Alaska’s top NCO celebrates end of career with final jump with son
Command Sgt. Maj. Bernie Knight, left, the senior enlisted adviser for U.S. Army Alaska, enjoys a father-son moment with Sgt. Charles Knight, an infantryman with the 4th Infantry Brigade Combat Team (Airborne), 25th Infantry Division, after jumping the MC-6, Maneuverable Troop Parachute System, onto Geronimo Drop Zone at Joint Base Elmendorf-Richardson, Alaska, from a UH-60 Black Hawk helicopter, March 20, 2014. The father-son jump represented the two coming full circle as the elder Knight jumped with his son on his first jump and the younger Knight now jumped with his father on his last jump.
U.S. Army Alaska’s top enlisted leader parachuted for the last time as a soldier Thursday to cap a 31-year military career in style.
Command Sgt. Maj. Bernie Knight, who has more than 100 jumps under his belt, enlisted in the Marine Corps in 1981 and served four years as a scout sniper before joining the Army in 1987.
He made his final leap from an Alaska Army National Guard UH-60 Black Hawk helicopter over the Joint Base Elmendorf-Richardson’s Geronimo Jump Zone, alongside his son - Sgt. Charles Knight during a 4th Infantry Brigade Combat Team (Airborne) “Prop Blast” ceremony.
Knight said he couldn’t think of anyone else he’d rather jump with than his son.
“I jumped with my son while he was attending Jump School at Fort Benning,” Knight said. “It’s good to show my son like I do with all our soldiers.”
The younger Knight said it was great jumping with his dad.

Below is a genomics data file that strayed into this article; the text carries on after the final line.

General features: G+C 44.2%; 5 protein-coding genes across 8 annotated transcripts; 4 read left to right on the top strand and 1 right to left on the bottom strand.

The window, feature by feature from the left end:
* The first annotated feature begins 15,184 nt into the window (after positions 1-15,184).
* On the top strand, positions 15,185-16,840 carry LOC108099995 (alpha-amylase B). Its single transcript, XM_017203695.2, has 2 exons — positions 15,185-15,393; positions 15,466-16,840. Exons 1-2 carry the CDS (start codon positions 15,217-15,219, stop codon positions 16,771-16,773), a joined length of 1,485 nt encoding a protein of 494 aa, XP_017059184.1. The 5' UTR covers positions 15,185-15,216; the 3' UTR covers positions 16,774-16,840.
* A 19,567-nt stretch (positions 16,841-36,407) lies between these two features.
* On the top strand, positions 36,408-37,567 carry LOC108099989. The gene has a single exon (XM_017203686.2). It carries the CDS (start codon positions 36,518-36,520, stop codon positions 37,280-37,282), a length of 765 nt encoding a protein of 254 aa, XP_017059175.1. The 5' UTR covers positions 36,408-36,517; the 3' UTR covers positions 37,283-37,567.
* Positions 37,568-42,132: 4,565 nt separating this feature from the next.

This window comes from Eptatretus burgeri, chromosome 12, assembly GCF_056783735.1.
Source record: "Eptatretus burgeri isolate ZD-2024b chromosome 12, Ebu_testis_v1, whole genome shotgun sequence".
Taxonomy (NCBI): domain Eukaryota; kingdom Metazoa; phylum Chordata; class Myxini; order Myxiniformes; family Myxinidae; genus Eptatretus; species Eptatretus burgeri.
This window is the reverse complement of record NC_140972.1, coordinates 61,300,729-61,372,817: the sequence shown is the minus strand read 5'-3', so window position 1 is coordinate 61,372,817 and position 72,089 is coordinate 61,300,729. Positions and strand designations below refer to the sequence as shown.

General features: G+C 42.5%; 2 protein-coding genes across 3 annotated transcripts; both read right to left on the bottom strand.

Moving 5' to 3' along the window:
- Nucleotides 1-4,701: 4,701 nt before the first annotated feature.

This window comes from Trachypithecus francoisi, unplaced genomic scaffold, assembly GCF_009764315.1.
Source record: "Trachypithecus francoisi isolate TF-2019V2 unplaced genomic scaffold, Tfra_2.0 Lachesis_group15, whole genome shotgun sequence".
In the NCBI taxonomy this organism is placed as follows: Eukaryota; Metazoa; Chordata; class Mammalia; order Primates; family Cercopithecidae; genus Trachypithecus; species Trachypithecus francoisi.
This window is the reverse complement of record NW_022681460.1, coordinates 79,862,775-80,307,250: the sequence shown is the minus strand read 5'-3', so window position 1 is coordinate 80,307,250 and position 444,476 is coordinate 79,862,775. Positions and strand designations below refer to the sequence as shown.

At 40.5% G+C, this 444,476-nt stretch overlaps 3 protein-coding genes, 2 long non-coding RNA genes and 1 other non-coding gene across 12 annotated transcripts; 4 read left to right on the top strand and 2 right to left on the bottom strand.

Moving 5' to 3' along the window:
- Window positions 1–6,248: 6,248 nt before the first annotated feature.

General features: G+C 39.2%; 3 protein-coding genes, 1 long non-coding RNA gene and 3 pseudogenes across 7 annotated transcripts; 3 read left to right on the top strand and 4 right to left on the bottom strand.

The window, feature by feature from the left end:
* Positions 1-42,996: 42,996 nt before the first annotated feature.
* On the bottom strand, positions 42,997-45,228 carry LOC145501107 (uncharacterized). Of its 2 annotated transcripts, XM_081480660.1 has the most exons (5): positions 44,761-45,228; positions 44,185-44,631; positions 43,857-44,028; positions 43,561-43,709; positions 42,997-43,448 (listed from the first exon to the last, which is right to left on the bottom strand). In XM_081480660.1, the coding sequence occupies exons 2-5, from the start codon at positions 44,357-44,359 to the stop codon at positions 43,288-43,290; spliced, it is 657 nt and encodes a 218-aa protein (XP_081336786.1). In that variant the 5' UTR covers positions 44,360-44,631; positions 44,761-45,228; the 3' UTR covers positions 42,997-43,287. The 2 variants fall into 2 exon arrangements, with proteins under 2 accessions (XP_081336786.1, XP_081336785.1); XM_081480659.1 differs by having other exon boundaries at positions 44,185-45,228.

“I’m very proud of my father’s accomplishments and it’s an honor to able to participate in his final airborne operation,” he said.
The elder Knight had no regrets from his 31 years of service.
“I have had a great tour with the U.S. military and if I had to do it again I would gladly raise my hand,” he said.
The Prop Blast that the Knights participated in was the first held by the brigade since 2011, according to 4th IBCT spokesman Maj. Adam Hallmark.
The ‘Blastees’ as the jumpers are called, studied airborne history and procedures before the jump and formed 10-man teams for a six-mile snowshoe march incorporating leadership tasks and soldier skills afterwards, he said.
Prop Blasts are special events that U.S. airborne troops have been doing since 1940, Hallmark said.
“The Prop Blast has served as a team-building event for all new officers entering into the airborne community for the first time and it remains the airborne community’s oldest tradition,” he said.